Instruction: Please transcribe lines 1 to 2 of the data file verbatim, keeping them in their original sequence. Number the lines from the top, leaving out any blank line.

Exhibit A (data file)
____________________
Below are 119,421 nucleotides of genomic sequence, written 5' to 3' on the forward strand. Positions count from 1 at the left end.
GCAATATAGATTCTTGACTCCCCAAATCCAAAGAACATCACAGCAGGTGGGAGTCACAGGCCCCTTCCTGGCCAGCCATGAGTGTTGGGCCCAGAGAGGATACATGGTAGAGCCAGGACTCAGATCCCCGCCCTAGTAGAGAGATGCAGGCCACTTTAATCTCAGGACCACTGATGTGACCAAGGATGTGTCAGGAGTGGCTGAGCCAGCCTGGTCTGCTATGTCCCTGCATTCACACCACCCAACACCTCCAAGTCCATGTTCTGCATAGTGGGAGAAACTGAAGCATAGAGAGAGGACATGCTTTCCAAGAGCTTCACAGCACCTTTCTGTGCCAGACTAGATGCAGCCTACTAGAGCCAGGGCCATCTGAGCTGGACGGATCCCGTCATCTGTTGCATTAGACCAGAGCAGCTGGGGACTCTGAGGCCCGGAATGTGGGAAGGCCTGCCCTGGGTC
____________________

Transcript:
Below are 119,421 nucleotides of genomic sequence, written 5' to 3' on the forward strand. Positions count from 1 at the left end.
GCAATATAGATTCTTGACTCCCCAAATCCAAAGAACATCACAGCAGGTGGGAGTCACAGGCCCCTTCCTGGCCAGCCATGAGTGTTGGGCCCAGAGAGGATACATGGTAGAGCCAGGACTCAGATCCCCGCCCTAGTAGAGAGATGCAGGCCACTTTAATCTCAGGACCACTGATGTGACCAAGGATGTGTCAGGAGTGGCTGAGCCAGCCTGGTCTGCTATGTCCCTGCATTCACACCACCCAACACCTCCAAGTCCATGTTCTGCATAGTGGGAGAAACTGAAGCATAGAGAGAGGACATGCTTTCCAAGAGCTTCACAGCACCTTTCTGTGCCAGACTAGATGCAGCCTACTAGAGCCAGGGCCATCTGAGCTGGACGGATCCCGTCATCTGTTGCATTAGACCAGAGCAGCTGGGGACTCTGAGGCCCGGAATGTGGGAAGGCCTGCCCTGGGTC